I too am in the midst of a frame-off and trying to decide on coatings. There is another product, Eastwood's rust encapsulator, which has not been mentioned. I have no experience with this product but they claim to be superior to POR 15 see write-up at the link below. On the flip-side I'm not so sure this isn't just overkill. After pulling my body and inspecting the frame I had only superficial surface rust after 30+ years with zero coatings on the frame but for dripping oil and some oversprayed Ziebart. I'm of the opinion that you can't really prevent rust, just slow its growth by coating and providing escape and evaporative routes for any trapped moisture.


05-20-2005, 01:19 PM
Why the issue with UV sensitivity?


05-20-2005, 06:58 PM
The "chassis coat" offered by POR is a great "top-coat" to be applied over their original POR15 product. It will prevent the UV deterioration of that product. However, the "chassis coat" all by itself does not have the hardness characteristics nor the rust encapsulation/chemical reaction thus not nearly as durable of a finish.

I'm really not so sure I need to worry about the UV fading for the frame since the sun really isn't going to reach that point. But, my body guy still suggests it or their new "hardnose" top coat as mentioned above as it will add to the overall chip resistance of the undercarriage and susp. bits.

My car will not be a trailer queen and will be driven almost daily on my short commute to work. I want a finish that will truly last over the long haul. "Pretty" is nice but I want the most durable stuff I can put on. I have no intentions of pulling the body off ever again.

I still haven't heard from anyone that has actually had long term experience with their "Powder Coated" frame. Anybody want to chime in on how it's holding up?



05-20-2005, 10:01 PM
I am doing a frame off on my GT6. I used the rust encapsulator, then covered that with Eastwood chassis black.
You can get both in spray can and by the pint and gallon.
It is VERY easy to work with and turns out looking pretty good.
I highly recommend it.
Of course I stripped the frame first.

05-22-2005, 10:01 AM
We're almost at this stage with the MGTC....still unsure of what we're going to use but it will porbably be POR15...Powder coated many small parts and they turned out great, but since it's still in restoration no word on durability. I remeber reading somewhere that powder coating frames can make the holes in it smaller thus making it very difficult to reassemble just another factor to consider...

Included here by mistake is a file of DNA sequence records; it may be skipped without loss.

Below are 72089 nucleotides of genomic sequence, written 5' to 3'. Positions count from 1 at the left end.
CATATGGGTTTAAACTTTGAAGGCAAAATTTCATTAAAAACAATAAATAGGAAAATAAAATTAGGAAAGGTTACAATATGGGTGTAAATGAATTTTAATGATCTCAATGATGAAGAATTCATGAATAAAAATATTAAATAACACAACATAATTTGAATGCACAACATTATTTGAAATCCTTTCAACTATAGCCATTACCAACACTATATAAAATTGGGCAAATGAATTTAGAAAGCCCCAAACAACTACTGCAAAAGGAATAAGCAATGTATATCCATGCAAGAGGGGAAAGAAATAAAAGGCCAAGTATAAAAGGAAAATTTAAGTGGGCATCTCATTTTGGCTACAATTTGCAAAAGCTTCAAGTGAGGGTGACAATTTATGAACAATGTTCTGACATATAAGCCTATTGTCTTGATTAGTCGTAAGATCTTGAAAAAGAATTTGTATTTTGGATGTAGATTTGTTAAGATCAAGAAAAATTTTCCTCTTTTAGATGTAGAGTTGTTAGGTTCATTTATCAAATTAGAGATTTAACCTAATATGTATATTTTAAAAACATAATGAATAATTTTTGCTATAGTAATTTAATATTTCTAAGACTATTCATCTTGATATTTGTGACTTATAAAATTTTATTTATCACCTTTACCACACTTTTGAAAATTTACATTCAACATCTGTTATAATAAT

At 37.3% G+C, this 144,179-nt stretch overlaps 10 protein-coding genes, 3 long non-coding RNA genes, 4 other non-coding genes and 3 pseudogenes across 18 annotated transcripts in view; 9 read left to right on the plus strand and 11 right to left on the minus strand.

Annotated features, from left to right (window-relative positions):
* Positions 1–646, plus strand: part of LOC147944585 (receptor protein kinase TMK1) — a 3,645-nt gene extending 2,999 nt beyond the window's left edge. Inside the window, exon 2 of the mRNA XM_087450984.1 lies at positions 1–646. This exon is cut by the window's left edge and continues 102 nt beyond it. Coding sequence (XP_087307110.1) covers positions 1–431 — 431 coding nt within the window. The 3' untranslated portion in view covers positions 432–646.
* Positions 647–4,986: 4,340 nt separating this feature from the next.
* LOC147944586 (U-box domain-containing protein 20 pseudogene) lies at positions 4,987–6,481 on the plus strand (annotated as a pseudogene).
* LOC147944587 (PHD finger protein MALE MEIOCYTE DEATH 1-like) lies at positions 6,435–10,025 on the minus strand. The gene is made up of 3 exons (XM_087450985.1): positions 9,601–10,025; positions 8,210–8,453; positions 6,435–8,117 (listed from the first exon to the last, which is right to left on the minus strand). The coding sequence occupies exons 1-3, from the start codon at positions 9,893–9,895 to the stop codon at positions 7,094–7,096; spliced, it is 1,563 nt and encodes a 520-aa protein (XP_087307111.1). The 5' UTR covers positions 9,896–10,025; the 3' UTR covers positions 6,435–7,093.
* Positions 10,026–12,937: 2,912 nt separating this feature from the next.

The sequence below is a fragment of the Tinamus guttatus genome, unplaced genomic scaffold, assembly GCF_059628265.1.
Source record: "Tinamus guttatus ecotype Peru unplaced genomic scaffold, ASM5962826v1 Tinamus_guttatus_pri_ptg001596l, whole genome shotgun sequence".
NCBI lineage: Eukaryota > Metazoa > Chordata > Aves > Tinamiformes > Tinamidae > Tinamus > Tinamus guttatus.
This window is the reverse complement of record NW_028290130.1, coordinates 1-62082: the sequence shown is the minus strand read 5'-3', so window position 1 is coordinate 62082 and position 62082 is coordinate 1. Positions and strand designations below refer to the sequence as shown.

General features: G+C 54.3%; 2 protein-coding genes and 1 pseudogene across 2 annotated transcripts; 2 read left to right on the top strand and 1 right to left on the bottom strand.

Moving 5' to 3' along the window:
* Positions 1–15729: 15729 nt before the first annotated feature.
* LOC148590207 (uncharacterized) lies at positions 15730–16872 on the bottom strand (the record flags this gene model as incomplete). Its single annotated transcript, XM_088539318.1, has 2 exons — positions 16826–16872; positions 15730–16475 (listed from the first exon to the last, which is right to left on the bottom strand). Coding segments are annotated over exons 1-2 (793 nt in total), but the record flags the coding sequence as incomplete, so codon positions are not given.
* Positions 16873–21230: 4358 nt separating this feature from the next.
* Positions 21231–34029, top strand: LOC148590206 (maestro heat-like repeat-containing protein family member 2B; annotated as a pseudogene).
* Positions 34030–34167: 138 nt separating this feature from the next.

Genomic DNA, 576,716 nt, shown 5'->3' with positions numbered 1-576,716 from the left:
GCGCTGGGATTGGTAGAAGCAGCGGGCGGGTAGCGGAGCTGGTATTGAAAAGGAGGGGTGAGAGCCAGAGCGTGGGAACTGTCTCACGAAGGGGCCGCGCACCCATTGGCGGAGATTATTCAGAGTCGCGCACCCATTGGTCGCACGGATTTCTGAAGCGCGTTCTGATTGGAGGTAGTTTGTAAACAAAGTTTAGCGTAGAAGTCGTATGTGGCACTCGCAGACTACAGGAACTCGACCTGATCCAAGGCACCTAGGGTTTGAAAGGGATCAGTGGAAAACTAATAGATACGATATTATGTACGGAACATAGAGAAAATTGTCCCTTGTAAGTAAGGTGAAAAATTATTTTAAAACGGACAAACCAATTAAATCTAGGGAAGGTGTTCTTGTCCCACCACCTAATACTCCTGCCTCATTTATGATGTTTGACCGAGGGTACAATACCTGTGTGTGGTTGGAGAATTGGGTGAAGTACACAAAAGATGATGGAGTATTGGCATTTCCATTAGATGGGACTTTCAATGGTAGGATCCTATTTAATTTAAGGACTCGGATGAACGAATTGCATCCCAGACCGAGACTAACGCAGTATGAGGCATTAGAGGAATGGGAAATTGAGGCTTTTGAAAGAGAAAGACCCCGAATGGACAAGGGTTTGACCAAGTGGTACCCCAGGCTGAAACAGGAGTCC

05-22-2005, 12:11 PM
I have used all of the above mentioned products and processes and offer the following observations:

POR-15 is great, but preparation is the key to success. It is meant (and truly requires) a rough surface for good adhesion. DO NOT apply this to a sound, smooth, metal piece and expect the results you saw when the guy struck the POR-15 coated trailing arm. It is essential that the metal parts be rough. Sandblasting with coarse media is OK but just like with the rusted steel, it must receive the phosphoric acid treatment (Metal Ready product or similar). Secondly, the application of two coats is also mandatory. This is tricky as the timing of the second coat application must be correct. You must wait until the first coat is just slightly tacky before applying the second coat. Too soon and you'll get pin holes through the second coat as solvent comes off the first coat... too late and the second coat won't adhere to the first coat. As for their Tie-Coat primer for POR-15 paints... it is not worth the money. The trick is to apply a coat of your own top coat compatible primer as a fog coat when the second POR coat is just slightly tacky. Then heavily prime over the POR a day or two later.

Hardnose paints are NOT the same as the POR-15 paint. Hardnose paints are indeed designed to be chip resistant but they are NOT designed for corrosion protection. They are great to apply over a regular POR-15 base coat. (My milling machine is coated with Hardnose grey).

As for spraying POR, the comments about ruining a good gun are true. I have limited my spraying to small areas (no larger than a few square feet) which I apply using a CHEAP Badger air brush. These can be cleaned with regular lacquer thinner but must be cleaned as soon as possible or you'll just throw them out. You could also buy small panel guns from sources like Harbor Freight and throw them out when they become gummed up. Don't use a good gun with POR.

In a former job we used to routinely powerder coat industrial equipment. I took in several automitive parts to have them powder coated. The coatings are wonderfully smooth but as mentioned they are brittle. As with POR, surface preparation is key to good results. Better results are had if the coating is thin and the surface sand blasted (and completely rinsed to remove dust). I would not use powder coating on items that can be struck by stones. However, contradictory as this sounds, I've seen wheels very nicely done with powder coat.

The Eastwood products are excellent and very easy to apply. Rust Encapsulator used to be called Corroless Paint (forgive the spelling). It is a thick, chemically active primer that applies like "regular" paint. I don't think it sands particularly well but otherwise is OK. I LOVE Eastwood's chassis black paint and I always keep it around for projects. I apply it as my top coat over POR-15 paint to protect it from UV exposure. The only caveat is you DON'T want to apply more than two coats of Satin Chassis Black as the gloss gets higher and higher with each subsequent coat.

05-22-2005, 12:56 PM
Clean (sand/grind/sandblast), repair, prep (Oxysolve) frame. Paint with good 2 part epoxy primer (I like PPG's DP-40). Then give it 2 coats of polyurethane in the color of your choice <g>. Add a dulling agent if you desire.
(Mind the respiratory protection requirements for isocyanates).

Powder coating is both expensive and over-hyped.

POR is difficult to work (see above) and won't stick to your frame if you're prepared it the way it really needs to be prepared anyhow (for longevity).

I've pretty much sanded off everything I painted with Eastwood's old 'Corroless' over the years (what didn't *fall* off...).